“Active touch sensing of being-pulled illusion for pedestrian route navigation” by Amemiya and Gomi

  • ©Tomohiro Amemiya and Hiroaki Gomi




    Active touch sensing of being-pulled illusion for pedestrian route navigation



    Locomotion is a vital activity for human beings. When walking through unfamiliar places such as a large convention center, we usually rely on visual information from a map or a compass. In contrast, kinesthetic cues are intuitive for all users to indicate a certain direction such as lead-by-hand navigation or a guide dog for people with visual impairment. However, mobile devices have not provided a stable pulling or pushing force feedback because both the user and device must be physically connected to an external ground to provide it. Over the last several years, we have designed and developed several prototypes to generate asymmetric oscillation [Amemiya et al. 2006], and succeeded in creating a sensation of being pulled without grounding by using a sensory illusion produced by the asymmetric oscillation [Amemiya and Sugiyama 2010].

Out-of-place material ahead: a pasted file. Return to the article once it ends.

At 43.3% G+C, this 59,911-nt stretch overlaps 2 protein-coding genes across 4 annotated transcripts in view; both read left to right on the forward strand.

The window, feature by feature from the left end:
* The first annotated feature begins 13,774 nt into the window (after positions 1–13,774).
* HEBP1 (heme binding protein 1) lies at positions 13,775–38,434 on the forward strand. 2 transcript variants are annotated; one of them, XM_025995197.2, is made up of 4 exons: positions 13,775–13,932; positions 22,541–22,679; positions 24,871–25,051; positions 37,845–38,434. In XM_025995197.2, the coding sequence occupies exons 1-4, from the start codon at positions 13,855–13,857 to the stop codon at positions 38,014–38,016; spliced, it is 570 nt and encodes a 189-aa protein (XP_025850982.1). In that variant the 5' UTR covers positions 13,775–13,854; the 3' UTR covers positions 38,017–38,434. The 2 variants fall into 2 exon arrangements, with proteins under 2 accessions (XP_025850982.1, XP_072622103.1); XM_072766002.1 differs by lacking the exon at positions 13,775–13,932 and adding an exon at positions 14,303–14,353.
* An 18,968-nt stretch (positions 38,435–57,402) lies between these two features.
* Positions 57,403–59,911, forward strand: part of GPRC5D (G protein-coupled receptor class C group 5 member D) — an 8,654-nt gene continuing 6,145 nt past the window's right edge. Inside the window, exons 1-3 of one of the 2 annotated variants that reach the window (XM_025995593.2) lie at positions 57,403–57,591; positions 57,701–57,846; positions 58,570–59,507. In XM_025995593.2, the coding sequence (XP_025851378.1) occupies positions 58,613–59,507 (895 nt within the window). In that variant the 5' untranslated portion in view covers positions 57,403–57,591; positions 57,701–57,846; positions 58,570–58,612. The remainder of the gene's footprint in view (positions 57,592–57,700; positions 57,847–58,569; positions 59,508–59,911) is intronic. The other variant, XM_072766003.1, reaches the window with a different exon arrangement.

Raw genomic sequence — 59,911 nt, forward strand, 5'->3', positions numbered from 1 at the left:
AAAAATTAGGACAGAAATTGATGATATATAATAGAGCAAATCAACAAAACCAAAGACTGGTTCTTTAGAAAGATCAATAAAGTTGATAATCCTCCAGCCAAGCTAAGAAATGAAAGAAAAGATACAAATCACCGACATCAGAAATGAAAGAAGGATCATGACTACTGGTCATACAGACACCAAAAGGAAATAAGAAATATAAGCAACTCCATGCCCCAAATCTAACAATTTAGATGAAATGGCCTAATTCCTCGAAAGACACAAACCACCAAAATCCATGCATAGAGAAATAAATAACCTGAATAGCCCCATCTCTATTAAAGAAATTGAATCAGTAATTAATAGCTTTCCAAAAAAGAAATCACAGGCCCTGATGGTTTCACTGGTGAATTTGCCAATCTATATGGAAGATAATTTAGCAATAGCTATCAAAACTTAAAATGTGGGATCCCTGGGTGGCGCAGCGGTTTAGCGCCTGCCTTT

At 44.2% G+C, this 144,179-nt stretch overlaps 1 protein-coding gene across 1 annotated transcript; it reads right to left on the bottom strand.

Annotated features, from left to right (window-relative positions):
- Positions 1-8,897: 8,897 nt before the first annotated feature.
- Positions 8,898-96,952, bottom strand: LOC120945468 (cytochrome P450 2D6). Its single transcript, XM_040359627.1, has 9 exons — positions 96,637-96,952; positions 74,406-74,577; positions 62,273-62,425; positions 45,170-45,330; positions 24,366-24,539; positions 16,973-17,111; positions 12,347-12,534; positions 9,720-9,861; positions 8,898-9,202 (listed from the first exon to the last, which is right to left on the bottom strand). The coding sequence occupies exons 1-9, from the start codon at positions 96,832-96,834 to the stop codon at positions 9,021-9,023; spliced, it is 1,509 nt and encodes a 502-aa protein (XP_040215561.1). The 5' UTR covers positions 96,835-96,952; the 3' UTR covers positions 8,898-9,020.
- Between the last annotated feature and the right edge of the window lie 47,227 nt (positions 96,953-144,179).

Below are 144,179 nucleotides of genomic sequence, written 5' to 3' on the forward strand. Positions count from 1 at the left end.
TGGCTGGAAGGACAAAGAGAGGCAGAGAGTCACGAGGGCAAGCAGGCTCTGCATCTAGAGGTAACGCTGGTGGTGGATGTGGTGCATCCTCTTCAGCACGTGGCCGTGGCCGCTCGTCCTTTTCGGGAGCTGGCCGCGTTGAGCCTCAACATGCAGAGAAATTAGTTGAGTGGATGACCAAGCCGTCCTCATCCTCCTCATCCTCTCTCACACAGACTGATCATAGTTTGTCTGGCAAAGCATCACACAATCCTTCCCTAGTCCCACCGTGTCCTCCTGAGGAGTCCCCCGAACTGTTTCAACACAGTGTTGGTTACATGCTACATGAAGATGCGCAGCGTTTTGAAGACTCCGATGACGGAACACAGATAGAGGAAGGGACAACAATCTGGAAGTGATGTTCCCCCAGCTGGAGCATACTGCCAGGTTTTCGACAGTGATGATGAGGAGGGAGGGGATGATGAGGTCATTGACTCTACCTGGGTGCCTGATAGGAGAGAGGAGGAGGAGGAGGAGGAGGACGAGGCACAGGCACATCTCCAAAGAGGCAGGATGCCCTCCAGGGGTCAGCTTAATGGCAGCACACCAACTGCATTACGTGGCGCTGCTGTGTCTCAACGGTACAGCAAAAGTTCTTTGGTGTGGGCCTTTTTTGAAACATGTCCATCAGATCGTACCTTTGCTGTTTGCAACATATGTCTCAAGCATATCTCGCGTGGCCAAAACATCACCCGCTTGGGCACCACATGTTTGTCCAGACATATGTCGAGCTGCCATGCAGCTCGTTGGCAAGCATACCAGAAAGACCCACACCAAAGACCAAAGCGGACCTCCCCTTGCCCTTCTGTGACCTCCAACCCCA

1. Amemiya, T., and Sugiyama, H. 2010. Orienting kinesthetically: A haptic handheld wayfinder for people with visual impairments. ACM Trans. Access. Comput. 3, 2, 6:1–6:23.
    2. Amemiya, T., Ando, H., and Maeda, T. 2006. Perceptual attraction force: the sixth force. In SIGGRAPH 2006 Emerging technologies, ACM Press, 26.

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©Tomohiro Amemiya and Hiroaki Gomi

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